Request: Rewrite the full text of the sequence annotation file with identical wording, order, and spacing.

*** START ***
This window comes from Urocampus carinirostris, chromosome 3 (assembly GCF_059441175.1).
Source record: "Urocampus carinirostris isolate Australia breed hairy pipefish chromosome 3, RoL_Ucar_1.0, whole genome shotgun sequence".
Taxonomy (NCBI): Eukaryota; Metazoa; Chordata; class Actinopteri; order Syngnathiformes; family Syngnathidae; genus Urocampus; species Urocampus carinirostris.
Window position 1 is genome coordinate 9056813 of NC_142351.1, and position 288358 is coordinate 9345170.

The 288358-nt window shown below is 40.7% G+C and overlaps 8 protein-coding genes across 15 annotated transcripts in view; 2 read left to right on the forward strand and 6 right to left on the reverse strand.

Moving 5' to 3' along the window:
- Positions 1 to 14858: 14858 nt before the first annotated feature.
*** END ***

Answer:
This window comes from Urocampus carinirostris, chromosome 3 (assembly GCF_059441175.1).
Source record: "Urocampus carinirostris isolate Australia breed hairy pipefish chromosome 3, RoL_Ucar_1.0, whole genome shotgun sequence".
Taxonomy (NCBI): Eukaryota; Metazoa; Chordata; class Actinopteri; order Syngnathiformes; family Syngnathidae; genus Urocampus; species Urocampus carinirostris.
Window position 1 is genome coordinate 9056813 of NC_142351.1, and position 288358 is coordinate 9345170.

The 288358-nt window shown below is 40.7% G+C and overlaps 8 protein-coding genes across 15 annotated transcripts in view; 2 read left to right on the forward strand and 6 right to left on the reverse strand.

Moving 5' to 3' along the window:
- Positions 1 to 14858: 14858 nt before the first annotated feature.